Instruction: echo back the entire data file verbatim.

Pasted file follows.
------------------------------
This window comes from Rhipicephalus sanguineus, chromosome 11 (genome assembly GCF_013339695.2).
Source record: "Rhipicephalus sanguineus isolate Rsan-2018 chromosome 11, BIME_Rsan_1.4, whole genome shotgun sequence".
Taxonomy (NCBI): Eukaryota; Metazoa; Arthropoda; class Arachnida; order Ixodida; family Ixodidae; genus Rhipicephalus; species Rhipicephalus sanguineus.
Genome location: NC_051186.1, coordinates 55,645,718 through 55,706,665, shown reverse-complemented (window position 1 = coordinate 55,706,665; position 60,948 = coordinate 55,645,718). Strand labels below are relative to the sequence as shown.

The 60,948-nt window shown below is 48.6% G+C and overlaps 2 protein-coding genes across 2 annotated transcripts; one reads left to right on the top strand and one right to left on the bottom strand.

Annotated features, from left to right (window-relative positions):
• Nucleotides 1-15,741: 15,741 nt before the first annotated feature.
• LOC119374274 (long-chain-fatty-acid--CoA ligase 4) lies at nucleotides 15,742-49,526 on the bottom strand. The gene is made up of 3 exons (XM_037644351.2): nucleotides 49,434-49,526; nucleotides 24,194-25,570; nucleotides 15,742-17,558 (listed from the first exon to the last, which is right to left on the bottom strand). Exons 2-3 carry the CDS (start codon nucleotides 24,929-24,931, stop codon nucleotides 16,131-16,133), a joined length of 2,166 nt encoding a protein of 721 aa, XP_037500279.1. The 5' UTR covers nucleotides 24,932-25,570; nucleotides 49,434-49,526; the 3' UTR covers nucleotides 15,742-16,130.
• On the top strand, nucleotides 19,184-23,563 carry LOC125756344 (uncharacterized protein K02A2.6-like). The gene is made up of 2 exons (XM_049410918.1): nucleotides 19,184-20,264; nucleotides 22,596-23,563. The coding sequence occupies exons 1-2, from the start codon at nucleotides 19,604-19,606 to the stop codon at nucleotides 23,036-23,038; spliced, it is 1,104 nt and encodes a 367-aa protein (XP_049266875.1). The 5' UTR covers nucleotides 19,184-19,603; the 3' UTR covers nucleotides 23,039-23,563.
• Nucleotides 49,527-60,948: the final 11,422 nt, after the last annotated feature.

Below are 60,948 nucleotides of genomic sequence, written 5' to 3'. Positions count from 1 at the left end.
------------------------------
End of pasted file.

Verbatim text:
This window comes from Rhipicephalus sanguineus, chromosome 11 (genome assembly GCF_013339695.2).
Source record: "Rhipicephalus sanguineus isolate Rsan-2018 chromosome 11, BIME_Rsan_1.4, whole genome shotgun sequence".
Taxonomy (NCBI): Eukaryota; Metazoa; Arthropoda; class Arachnida; order Ixodida; family Ixodidae; genus Rhipicephalus; species Rhipicephalus sanguineus.
Genome location: NC_051186.1, coordinates 55,645,718 through 55,706,665, shown reverse-complemented (window position 1 = coordinate 55,706,665; position 60,948 = coordinate 55,645,718). Strand labels below are relative to the sequence as shown.

The 60,948-nt window shown below is 48.6% G+C and overlaps 2 protein-coding genes across 2 annotated transcripts; one reads left to right on the top strand and one right to left on the bottom strand.

Annotated features, from left to right (window-relative positions):
• Nucleotides 1-15,741: 15,741 nt before the first annotated feature.
• LOC119374274 (long-chain-fatty-acid--CoA ligase 4) lies at nucleotides 15,742-49,526 on the bottom strand. The gene is made up of 3 exons (XM_037644351.2): nucleotides 49,434-49,526; nucleotides 24,194-25,570; nucleotides 15,742-17,558 (listed from the first exon to the last, which is right to left on the bottom strand). Exons 2-3 carry the CDS (start codon nucleotides 24,929-24,931, stop codon nucleotides 16,131-16,133), a joined length of 2,166 nt encoding a protein of 721 aa, XP_037500279.1. The 5' UTR covers nucleotides 24,932-25,570; nucleotides 49,434-49,526; the 3' UTR covers nucleotides 15,742-16,130.
• On the top strand, nucleotides 19,184-23,563 carry LOC125756344 (uncharacterized protein K02A2.6-like). The gene is made up of 2 exons (XM_049410918.1): nucleotides 19,184-20,264; nucleotides 22,596-23,563. The coding sequence occupies exons 1-2, from the start codon at nucleotides 19,604-19,606 to the stop codon at nucleotides 23,036-23,038; spliced, it is 1,104 nt and encodes a 367-aa protein (XP_049266875.1). The 5' UTR covers nucleotides 19,184-19,603; the 3' UTR covers nucleotides 23,039-23,563.
• Nucleotides 49,527-60,948: the final 11,422 nt, after the last annotated feature.

Below are 60,948 nucleotides of genomic sequence, written 5' to 3'. Positions count from 1 at the left end.